Plant-based diets are all the rage, and for good reason! The more wholesome, nutrient-dense plant foods we eat, the greater our chances of living a life free of chronic disease. To reap the benefits, you do not have to go all-in and adopt a vegan diet or even a vegetarian diet. But do be picky. Not all plant-based or vegetarian diets are made up of wholesome foods.
Don’t Focus on What to Avoid
Some people have deplorable plant-based diets. Instead of eating beans, tofu, fruits, vegetables, nuts, and whole grains, they fill their plates and bellies with protein bars, chips, cookies, crackers and other animal-free but highly processed or nutrient-poor foods. They’re missing out on the thousands of important health-boosting compounds found in foods of plant origin. Each fruit, vegetable, nut, grain, and legume has a unique array of disease-fighting phytochemicals. To make the most of your plant-centric diet, eat a variety of food groups and a variety of foods within each food group.
Basic To-Dos for Wholesome Plant-Based Eating
- Eat fruits and vegetables at every meal and snack. Aim for a variety of types and colors, including the oft-ignored white and brown produce.
- Eat a protein source at each meal. Vegan sources include soymilk, tofu, beans and lentils. Eggs, milk, cheese, cottage cheese, and yogurt are good protein sources for those with a more liberal vegetarian diet. Even omnivores can benefit from plant-centric eating. Enjoy small amounts of your favorite fish or other meats surrounded by fruits, veggies, legumes, and grains.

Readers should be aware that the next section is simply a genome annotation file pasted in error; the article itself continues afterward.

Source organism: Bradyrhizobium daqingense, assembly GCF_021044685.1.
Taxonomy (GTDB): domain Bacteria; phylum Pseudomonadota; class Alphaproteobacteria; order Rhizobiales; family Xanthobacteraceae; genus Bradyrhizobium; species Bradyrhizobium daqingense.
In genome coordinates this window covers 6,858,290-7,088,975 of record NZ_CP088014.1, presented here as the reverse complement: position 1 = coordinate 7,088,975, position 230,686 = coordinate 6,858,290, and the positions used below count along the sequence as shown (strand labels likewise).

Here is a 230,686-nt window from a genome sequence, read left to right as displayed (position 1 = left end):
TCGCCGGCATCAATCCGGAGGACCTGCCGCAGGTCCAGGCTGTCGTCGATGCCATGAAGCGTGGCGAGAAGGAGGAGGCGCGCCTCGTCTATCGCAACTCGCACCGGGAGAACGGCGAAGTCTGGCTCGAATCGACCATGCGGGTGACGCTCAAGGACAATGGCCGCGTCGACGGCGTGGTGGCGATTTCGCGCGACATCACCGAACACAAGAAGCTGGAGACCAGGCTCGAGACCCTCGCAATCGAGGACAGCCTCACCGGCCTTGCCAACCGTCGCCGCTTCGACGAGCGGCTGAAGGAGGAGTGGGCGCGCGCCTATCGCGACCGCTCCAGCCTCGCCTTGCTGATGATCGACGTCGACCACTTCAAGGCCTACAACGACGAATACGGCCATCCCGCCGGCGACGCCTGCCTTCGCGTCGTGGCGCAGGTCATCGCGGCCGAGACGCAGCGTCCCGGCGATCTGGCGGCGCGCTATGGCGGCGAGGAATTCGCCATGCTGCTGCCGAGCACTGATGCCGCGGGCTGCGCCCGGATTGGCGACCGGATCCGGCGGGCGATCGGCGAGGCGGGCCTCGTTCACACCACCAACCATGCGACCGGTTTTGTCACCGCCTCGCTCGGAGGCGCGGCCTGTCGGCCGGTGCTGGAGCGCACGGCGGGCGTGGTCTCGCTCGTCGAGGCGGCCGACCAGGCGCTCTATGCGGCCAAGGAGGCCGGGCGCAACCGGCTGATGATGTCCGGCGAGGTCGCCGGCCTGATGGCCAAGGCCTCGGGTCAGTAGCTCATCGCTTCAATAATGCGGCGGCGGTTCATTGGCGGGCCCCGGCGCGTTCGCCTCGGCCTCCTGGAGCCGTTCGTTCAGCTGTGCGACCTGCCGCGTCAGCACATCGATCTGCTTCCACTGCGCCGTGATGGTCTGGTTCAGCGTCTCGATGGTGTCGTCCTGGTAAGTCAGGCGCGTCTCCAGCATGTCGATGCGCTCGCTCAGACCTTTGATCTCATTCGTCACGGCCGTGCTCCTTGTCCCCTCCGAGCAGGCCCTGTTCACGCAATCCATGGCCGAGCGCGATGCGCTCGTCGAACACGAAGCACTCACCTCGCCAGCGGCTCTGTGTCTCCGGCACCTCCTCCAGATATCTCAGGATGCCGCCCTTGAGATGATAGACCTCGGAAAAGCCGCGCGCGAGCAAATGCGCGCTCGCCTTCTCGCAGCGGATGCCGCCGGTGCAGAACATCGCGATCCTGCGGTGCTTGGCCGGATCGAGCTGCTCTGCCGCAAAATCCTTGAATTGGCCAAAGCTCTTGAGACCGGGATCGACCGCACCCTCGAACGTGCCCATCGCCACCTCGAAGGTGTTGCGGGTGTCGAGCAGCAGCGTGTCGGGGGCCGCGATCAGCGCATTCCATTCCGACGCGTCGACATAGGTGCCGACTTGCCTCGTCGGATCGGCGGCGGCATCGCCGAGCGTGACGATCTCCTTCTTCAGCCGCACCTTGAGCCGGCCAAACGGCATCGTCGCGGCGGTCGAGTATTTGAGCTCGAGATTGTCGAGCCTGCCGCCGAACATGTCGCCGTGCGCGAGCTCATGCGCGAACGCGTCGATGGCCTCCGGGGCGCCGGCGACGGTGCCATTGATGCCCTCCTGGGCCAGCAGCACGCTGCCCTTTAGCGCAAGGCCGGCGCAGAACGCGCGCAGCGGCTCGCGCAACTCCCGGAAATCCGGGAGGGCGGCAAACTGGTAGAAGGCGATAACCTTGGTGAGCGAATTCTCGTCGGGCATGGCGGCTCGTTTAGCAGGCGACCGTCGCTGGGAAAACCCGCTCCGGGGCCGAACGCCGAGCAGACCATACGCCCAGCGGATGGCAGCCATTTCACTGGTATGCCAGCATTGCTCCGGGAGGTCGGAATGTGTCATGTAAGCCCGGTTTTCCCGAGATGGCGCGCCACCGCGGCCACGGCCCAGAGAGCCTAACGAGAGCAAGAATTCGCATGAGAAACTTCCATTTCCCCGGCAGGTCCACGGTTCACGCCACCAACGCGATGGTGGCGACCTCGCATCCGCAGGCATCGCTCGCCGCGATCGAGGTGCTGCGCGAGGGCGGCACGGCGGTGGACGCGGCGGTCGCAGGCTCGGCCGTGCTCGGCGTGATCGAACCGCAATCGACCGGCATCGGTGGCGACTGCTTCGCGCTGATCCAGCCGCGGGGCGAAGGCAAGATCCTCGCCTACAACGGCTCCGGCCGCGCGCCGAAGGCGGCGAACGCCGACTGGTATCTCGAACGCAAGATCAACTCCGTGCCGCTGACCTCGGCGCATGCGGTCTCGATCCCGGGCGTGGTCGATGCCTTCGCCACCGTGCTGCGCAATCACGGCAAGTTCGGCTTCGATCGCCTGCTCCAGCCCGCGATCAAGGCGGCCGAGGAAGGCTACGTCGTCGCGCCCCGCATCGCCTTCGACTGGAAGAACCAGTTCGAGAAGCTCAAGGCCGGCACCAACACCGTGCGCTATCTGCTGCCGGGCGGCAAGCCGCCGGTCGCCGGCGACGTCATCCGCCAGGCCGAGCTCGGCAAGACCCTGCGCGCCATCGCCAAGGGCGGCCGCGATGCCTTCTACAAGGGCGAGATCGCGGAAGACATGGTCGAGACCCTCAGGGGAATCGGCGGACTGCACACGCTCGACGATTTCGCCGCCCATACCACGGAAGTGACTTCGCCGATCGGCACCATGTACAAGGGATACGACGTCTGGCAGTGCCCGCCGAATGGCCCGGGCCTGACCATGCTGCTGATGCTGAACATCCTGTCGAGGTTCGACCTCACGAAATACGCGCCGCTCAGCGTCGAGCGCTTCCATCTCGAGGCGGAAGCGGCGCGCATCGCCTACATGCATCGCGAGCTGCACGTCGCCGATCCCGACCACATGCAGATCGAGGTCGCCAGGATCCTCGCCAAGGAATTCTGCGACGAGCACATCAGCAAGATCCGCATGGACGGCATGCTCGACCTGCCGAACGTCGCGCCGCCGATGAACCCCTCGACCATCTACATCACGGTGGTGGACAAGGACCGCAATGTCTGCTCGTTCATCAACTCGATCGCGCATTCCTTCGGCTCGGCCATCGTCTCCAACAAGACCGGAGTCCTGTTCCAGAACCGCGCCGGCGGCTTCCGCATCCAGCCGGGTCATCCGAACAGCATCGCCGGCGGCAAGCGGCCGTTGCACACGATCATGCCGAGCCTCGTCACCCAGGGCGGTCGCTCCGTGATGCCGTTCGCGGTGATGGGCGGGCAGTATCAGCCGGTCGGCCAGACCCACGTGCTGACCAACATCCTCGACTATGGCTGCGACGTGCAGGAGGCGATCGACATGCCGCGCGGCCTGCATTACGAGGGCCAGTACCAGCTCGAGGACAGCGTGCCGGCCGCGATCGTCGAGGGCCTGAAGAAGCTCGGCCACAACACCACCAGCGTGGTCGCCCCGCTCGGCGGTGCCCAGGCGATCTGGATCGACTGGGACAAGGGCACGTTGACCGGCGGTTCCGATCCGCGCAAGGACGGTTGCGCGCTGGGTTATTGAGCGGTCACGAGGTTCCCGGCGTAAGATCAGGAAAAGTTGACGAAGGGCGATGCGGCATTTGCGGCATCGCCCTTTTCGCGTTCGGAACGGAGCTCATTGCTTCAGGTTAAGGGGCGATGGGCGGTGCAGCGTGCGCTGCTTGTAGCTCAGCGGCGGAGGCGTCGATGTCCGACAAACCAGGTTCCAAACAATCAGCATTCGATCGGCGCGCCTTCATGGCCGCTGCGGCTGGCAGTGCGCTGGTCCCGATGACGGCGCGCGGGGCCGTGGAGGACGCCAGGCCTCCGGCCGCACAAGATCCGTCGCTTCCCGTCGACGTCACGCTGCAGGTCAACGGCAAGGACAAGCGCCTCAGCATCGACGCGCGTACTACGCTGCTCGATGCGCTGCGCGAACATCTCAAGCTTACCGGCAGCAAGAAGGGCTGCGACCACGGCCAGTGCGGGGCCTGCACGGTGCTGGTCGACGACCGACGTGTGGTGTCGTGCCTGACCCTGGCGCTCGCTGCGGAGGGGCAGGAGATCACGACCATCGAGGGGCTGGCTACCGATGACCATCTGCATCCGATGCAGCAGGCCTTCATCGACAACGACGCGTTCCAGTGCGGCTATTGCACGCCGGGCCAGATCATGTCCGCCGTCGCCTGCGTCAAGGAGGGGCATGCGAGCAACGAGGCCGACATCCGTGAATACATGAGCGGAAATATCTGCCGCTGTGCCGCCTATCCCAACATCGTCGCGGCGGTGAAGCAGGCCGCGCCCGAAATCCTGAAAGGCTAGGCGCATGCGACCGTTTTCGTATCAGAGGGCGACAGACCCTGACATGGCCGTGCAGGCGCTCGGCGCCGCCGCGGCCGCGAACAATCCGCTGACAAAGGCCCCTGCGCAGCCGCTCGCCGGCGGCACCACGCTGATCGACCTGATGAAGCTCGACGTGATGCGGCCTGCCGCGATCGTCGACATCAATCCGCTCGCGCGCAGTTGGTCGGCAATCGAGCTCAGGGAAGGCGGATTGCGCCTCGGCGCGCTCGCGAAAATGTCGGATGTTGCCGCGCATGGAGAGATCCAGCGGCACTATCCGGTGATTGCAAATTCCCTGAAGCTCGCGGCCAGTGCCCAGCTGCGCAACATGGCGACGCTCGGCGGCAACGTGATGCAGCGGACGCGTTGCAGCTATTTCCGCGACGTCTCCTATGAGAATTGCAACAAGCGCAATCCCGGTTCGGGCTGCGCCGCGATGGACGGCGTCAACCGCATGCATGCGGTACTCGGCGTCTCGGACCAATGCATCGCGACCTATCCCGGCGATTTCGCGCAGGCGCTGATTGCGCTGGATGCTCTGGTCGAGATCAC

- Make most of your grains whole. Whole wheat breads, cereals, crackers, and pasta are certainly good choices, but you have so many more options. Experiment with farro, wheat berries, barley, oats, corn, quinoa and others. Eat whole grains at most of your meals.
- Talk to a registered dietitian nutritionist to individualize your diet. Depending on the type of plant-based diet you opt for, you may be at risk for certain nutrient deficiencies such as vitamin B12, calcium, and others. Work with a skilled dietitian to safeguard your health.
Focusing on tasty wholesome foods is not only healthful, it’s more fun than simply avoiding a long list of animal products. There’s a lot to choose from. So choose lots and enjoy!
By Jill Weisenberger, MS, RDN, CDE, FAND, CHWC
Stephanie Ronco has been editing for Food and Health Communications since 2011. She graduated from Colorado College magna cum laude with distinction in Comparative Literature. She was elected a member of Phi Beta Kappa in 2008.